The first section of the Golden State Freeway (eventual I-5) to be constructed & opened was between Riverside Drive near the L.A. Zoo in Griffith Park and Alameda Ave. in Burbank; that was opened in early 1957. By the end of that year it had been extended south to between Glendale Blvd. and Los Feliz Blvd, using temporary ramps to empty out onto Riverside Drive. Included in that segment was the Colorado Blvd. extension (part of LRN 161/SSR 134). By mid-1958 US 99/6 had been rerouted onto the freeway using the Colorado extension (an arrangement that lasted for about 3 years). Northbound, US 99/6 remained on San Fernando Road (the original alignment) to the Colorado extension, then used that extension to the freeway mainline. It went north on the freeway to Alameda, where it turned west with SSR 134 to Victory Blvd. At Victory Blvd. the temporary routing turned north, using that street to the "Five Point" intersection of Victory Blvd., Burbank Blvd., and Victory Place. While Victory Blvd. turned due west at that intersection, the 99/6 temporary routing continued north on Victory Place, which merged with the original San Fernando Road alignment east of Lockheed (now Hollywood/Burbank) airport. This rerouting was necessary because northward construction on the Golden State Freeway used the alignment of Front Street, the former route, in central Burbank; the street was demolished in late 1957 to make room for the freeway, which was opened to traffic as far north as Burbank Blvd. in the spring of 1959.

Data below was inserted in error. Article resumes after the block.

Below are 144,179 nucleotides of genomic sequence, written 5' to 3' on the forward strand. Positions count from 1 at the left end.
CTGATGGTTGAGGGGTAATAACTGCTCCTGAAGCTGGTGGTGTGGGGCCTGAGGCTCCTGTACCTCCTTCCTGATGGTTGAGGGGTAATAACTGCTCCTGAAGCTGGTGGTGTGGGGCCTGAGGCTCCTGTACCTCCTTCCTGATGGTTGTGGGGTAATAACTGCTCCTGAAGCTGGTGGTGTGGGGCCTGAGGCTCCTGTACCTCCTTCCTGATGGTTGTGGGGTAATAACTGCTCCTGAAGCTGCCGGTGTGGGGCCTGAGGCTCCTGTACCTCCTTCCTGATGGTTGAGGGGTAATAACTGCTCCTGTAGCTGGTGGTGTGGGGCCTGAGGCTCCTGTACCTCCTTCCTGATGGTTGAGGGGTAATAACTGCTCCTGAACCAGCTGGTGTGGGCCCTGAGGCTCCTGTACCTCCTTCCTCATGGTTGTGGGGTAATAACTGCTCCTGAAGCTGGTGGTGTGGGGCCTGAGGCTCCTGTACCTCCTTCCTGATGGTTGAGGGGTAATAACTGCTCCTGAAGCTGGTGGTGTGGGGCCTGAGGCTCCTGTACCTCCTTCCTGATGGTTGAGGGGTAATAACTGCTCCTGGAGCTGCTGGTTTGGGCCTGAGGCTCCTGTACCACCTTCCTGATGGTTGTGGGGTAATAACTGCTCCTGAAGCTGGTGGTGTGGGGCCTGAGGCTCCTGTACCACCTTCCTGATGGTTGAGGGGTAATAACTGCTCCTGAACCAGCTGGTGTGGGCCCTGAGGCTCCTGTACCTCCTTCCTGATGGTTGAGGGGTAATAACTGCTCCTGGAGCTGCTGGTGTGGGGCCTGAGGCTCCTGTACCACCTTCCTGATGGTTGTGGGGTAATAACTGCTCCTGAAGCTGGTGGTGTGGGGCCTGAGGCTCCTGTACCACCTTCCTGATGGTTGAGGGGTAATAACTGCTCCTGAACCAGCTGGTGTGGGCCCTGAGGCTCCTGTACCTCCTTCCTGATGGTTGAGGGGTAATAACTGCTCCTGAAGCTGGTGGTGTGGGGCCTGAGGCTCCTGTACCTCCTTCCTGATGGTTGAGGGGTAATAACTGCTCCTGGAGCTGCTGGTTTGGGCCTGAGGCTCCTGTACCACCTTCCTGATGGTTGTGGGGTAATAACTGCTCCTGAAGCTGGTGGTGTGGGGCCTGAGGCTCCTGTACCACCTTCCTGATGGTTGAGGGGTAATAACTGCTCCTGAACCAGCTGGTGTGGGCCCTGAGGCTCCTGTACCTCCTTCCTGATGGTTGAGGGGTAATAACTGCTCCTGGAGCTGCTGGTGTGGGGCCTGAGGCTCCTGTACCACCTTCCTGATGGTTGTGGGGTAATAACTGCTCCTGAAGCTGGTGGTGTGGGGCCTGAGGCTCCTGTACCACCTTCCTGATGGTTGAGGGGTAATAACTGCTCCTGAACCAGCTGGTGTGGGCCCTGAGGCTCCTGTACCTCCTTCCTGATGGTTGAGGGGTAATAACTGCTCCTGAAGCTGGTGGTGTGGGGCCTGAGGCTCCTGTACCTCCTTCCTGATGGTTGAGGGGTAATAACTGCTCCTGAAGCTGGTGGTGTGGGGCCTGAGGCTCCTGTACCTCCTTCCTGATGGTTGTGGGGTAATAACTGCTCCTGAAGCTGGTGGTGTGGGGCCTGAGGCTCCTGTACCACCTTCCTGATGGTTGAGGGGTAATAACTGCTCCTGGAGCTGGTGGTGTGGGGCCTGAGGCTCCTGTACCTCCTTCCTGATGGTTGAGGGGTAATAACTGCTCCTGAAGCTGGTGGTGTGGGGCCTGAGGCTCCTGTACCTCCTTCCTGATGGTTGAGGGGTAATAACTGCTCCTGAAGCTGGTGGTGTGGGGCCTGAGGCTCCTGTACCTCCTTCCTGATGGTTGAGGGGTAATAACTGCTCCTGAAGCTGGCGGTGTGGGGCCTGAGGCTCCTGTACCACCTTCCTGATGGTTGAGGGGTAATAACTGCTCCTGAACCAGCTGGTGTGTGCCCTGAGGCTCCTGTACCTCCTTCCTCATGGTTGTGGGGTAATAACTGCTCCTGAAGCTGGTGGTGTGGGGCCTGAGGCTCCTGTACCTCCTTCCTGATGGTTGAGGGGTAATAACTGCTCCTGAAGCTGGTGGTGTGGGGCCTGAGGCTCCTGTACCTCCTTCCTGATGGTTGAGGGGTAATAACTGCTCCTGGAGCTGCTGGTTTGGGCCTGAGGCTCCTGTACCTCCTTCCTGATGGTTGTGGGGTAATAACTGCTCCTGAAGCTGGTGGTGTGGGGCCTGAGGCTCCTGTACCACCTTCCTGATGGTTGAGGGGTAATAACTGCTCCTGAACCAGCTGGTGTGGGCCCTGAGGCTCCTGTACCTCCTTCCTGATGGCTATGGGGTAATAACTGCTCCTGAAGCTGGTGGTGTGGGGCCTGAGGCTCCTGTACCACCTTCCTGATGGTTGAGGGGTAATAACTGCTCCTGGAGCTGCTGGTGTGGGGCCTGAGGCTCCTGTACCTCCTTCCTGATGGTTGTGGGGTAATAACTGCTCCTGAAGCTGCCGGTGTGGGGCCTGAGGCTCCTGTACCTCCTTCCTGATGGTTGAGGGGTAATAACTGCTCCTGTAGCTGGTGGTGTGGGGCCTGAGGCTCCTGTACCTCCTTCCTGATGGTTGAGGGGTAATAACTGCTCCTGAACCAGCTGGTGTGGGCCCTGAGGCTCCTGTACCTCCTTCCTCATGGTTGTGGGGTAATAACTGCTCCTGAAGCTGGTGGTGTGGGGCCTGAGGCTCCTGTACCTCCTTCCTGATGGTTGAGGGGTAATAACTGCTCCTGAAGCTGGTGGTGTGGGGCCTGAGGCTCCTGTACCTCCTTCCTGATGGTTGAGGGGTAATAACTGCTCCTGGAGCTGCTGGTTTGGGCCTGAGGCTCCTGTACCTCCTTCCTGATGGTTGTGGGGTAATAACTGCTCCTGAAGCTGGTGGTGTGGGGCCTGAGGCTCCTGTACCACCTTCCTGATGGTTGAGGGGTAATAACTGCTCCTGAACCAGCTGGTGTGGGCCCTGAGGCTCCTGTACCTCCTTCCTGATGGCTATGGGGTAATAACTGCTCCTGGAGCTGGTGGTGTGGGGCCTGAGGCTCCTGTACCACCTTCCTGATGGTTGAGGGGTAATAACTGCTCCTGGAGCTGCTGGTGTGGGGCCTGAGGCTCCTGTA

The segment along Riverside Drive, which included the SSR 2/Glendale Freeway interchange, was opened to traffic in the spring of 1961; southbound, it emptied all US 99/6 traffic onto the southbound Pasadena Freeway over the present ramp system bordering Elysian Park. The first Golden State Freeway section to actually receive I-5 signage, between Broadway on the north and Boyle St. on the south (near Hollenbeck Lake, just north of Wilshire Blvd., and including the San Bernardino Freeway interchange), had opened in early 1960, with the I-5 ramps to the southbound Santa Ana Freeway (US 101) opening a year later. The final section, between Broadway and just north of the Pasadena Freeway (including the interchange with that freeway, then US 66, and the L.A. river bridge) opened in late 1962.
North of Burbank, the segment between Burbank Blvd. and Lankershim Blvd. in Sun Valley opened in the spring of 1961, extending north to Van Nuys Blvd. in early 1963 (this section included the inital ramps to the planned Hollywood Freeway -- originally intended to be part of US 6, but, after the '64 renumbering, becoming CA 170). The final I-5 segment between Van Nuys Blvd. and the existing Golden State Freeway alignment north of Sylmar was opened to traffic in the fall of 1963, essentially finishing the freeway from its inception at the E.L.A. interchange to the point where it departed the San Fernando Valley.
As a born & raised Glendale kid, I had front-row seating for the unfolding of this freeway -- I remember badgering my dad to drive me over the temporary Victory Blvd. alignment so I could see how it was signed (and as long as we were out that far in Burbank, to take me to Albin's Hobbies so I could see the new Lionel locomotives for '58 Xmas!). If it was anything that rolled along the ground, it interested me as a youngster (some things never change!).